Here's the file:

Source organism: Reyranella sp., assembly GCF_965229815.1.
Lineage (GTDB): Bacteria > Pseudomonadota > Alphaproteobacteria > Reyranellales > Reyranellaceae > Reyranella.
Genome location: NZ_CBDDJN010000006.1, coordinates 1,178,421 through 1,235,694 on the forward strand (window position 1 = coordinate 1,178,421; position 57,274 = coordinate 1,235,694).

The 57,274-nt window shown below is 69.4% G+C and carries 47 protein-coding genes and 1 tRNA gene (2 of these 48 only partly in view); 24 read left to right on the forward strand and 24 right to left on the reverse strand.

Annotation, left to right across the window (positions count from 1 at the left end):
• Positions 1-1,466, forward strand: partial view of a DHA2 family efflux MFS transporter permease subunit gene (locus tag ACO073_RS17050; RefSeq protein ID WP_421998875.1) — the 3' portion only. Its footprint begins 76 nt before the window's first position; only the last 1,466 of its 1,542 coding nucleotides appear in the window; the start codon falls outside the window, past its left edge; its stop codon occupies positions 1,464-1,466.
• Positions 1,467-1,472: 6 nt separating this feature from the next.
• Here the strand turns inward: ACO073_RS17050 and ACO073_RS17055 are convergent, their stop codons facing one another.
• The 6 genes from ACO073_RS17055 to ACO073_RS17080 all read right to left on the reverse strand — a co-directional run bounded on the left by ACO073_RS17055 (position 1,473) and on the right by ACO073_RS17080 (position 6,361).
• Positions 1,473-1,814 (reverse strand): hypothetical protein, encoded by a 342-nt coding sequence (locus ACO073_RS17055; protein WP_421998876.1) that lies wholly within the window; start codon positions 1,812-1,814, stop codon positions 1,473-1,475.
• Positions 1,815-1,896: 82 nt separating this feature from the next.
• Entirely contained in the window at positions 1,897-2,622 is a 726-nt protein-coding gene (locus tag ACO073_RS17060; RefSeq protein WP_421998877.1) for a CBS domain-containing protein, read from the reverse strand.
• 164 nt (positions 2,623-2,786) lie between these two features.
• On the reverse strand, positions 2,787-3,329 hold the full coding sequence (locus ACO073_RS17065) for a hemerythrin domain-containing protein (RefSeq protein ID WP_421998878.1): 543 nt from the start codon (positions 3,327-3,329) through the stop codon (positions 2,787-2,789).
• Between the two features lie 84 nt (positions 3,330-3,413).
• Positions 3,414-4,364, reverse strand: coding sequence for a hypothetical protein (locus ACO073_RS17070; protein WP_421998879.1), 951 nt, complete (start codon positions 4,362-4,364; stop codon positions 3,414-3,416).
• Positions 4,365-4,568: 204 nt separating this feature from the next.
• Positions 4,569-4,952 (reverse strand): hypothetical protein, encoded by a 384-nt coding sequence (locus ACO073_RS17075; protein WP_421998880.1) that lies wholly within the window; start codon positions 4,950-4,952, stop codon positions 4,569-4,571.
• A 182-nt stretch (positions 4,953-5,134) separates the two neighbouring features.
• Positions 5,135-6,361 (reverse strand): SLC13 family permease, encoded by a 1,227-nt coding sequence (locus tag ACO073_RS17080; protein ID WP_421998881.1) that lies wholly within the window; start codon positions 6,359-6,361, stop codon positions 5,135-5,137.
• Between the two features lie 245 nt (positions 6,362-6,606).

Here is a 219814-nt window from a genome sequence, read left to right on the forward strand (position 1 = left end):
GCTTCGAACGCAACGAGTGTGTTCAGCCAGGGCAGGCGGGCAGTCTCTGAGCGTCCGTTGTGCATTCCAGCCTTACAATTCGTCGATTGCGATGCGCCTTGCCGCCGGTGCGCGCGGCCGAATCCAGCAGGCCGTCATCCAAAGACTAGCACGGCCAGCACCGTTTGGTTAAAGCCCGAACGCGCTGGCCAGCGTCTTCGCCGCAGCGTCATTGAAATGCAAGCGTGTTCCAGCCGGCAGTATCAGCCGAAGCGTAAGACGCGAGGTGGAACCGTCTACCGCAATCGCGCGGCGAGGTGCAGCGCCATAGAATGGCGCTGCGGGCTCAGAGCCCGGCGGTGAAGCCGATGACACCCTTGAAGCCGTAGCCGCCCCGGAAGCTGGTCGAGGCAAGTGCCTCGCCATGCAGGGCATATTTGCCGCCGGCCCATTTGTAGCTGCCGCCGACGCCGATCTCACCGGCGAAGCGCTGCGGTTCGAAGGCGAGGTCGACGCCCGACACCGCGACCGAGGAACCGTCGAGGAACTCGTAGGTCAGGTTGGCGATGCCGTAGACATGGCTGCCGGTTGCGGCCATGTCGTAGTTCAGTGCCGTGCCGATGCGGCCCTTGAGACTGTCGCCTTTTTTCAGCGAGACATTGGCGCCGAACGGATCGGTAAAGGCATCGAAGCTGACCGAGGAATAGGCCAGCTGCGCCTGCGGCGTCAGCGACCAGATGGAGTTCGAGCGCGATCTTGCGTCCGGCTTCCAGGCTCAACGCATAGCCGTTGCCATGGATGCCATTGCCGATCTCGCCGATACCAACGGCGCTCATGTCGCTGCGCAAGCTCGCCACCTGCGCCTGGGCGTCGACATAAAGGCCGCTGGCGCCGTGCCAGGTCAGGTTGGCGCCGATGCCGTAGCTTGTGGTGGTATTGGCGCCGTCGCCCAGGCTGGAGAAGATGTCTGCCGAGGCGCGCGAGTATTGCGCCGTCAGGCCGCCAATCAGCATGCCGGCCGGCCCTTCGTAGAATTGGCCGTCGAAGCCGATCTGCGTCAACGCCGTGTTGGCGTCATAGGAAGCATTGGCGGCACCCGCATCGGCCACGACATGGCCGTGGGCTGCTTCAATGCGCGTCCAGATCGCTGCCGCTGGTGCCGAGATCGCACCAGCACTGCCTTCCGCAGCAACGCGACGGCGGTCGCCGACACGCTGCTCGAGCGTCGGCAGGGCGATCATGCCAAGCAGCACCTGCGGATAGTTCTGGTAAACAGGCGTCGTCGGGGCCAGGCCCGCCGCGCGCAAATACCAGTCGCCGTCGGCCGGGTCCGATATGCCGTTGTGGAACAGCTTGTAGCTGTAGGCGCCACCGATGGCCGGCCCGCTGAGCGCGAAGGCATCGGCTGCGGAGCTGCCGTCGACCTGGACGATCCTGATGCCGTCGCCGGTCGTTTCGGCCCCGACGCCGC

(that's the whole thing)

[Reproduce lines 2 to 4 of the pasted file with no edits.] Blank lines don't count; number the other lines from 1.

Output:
Lineage (GTDB): Bacteria > Pseudomonadota > Alphaproteobacteria > Reyranellales > Reyranellaceae > Reyranella.
Genome location: NZ_CBDDJN010000006.1, coordinates 1,178,421 through 1,235,694 on the forward strand (window position 1 = coordinate 1,178,421; position 57,274 = coordinate 1,235,694).

The 57,274-nt window shown below is 69.4% G+C and carries 47 protein-coding genes and 1 tRNA gene (2 of these 48 only partly in view); 24 read left to right on the forward strand and 24 right to left on the reverse strand.